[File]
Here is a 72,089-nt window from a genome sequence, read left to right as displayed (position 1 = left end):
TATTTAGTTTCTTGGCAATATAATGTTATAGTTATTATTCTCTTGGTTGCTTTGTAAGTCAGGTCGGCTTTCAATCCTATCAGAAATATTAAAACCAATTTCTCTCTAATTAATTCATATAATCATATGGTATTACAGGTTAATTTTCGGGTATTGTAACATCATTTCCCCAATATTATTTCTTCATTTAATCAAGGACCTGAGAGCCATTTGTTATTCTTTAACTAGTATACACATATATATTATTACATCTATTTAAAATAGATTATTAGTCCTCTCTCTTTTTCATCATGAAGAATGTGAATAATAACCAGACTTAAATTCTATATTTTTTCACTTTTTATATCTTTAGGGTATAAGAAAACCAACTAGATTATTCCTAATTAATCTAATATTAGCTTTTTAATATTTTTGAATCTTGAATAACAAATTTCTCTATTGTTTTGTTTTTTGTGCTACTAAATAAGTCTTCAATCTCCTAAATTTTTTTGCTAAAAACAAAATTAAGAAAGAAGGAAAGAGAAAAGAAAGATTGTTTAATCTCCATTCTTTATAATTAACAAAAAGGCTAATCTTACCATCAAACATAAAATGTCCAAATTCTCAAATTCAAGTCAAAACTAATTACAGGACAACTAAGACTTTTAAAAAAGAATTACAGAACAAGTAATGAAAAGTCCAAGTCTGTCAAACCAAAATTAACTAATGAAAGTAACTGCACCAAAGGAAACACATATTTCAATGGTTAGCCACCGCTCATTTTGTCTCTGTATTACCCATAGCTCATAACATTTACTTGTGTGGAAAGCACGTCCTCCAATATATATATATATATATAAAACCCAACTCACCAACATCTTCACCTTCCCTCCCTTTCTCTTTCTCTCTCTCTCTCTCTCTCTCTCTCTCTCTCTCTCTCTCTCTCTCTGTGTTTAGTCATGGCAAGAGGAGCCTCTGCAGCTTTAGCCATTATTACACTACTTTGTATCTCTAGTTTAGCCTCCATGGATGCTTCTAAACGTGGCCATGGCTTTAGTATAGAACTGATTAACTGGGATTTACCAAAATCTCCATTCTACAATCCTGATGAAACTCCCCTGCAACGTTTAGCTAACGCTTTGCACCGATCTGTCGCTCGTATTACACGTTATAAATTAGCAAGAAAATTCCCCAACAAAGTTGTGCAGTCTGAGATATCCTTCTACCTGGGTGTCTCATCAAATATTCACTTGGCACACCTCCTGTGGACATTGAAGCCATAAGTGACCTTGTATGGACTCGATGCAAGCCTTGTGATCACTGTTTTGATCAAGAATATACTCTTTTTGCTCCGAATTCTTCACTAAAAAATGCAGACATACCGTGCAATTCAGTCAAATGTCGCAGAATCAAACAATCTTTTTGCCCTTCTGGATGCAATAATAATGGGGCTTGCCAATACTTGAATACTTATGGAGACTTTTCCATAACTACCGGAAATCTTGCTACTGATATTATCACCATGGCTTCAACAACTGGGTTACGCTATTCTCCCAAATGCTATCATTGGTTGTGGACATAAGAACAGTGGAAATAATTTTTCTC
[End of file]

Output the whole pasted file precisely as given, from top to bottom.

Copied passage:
Here is a 72,089-nt window from a genome sequence, read left to right as displayed (position 1 = left end):
TATTTAGTTTCTTGGCAATATAATGTTATAGTTATTATTCTCTTGGTTGCTTTGTAAGTCAGGTCGGCTTTCAATCCTATCAGAAATATTAAAACCAATTTCTCTCTAATTAATTCATATAATCATATGGTATTACAGGTTAATTTTCGGGTATTGTAACATCATTTCCCCAATATTATTTCTTCATTTAATCAAGGACCTGAGAGCCATTTGTTATTCTTTAACTAGTATACACATATATATTATTACATCTATTTAAAATAGATTATTAGTCCTCTCTCTTTTTCATCATGAAGAATGTGAATAATAACCAGACTTAAATTCTATATTTTTTCACTTTTTATATCTTTAGGGTATAAGAAAACCAACTAGATTATTCCTAATTAATCTAATATTAGCTTTTTAATATTTTTGAATCTTGAATAACAAATTTCTCTATTGTTTTGTTTTTTGTGCTACTAAATAAGTCTTCAATCTCCTAAATTTTTTTGCTAAAAACAAAATTAAGAAAGAAGGAAAGAGAAAAGAAAGATTGTTTAATCTCCATTCTTTATAATTAACAAAAAGGCTAATCTTACCATCAAACATAAAATGTCCAAATTCTCAAATTCAAGTCAAAACTAATTACAGGACAACTAAGACTTTTAAAAAAGAATTACAGAACAAGTAATGAAAAGTCCAAGTCTGTCAAACCAAAATTAACTAATGAAAGTAACTGCACCAAAGGAAACACATATTTCAATGGTTAGCCACCGCTCATTTTGTCTCTGTATTACCCATAGCTCATAACATTTACTTGTGTGGAAAGCACGTCCTCCAATATATATATATATATATAAAACCCAACTCACCAACATCTTCACCTTCCCTCCCTTTCTCTTTCTCTCTCTCTCTCTCTCTCTCTCTCTCTCTCTCTCTCTCTCTCTCTGTGTTTAGTCATGGCAAGAGGAGCCTCTGCAGCTTTAGCCATTATTACACTACTTTGTATCTCTAGTTTAGCCTCCATGGATGCTTCTAAACGTGGCCATGGCTTTAGTATAGAACTGATTAACTGGGATTTACCAAAATCTCCATTCTACAATCCTGATGAAACTCCCCTGCAACGTTTAGCTAACGCTTTGCACCGATCTGTCGCTCGTATTACACGTTATAAATTAGCAAGAAAATTCCCCAACAAAGTTGTGCAGTCTGAGATATCCTTCTACCTGGGTGTCTCATCAAATATTCACTTGGCACACCTCCTGTGGACATTGAAGCCATAAGTGACCTTGTATGGACTCGATGCAAGCCTTGTGATCACTGTTTTGATCAAGAATATACTCTTTTTGCTCCGAATTCTTCACTAAAAAATGCAGACATACCGTGCAATTCAGTCAAATGTCGCAGAATCAAACAATCTTTTTGCCCTTCTGGATGCAATAATAATGGGGCTTGCCAATACTTGAATACTTATGGAGACTTTTCCATAACTACCGGAAATCTTGCTACTGATATTATCACCATGGCTTCAACAACTGGGTTACGCTATTCTCCCAAATGCTATCATTGGTTGTGGACATAAGAACAGTGGAAATAATTTTTCTC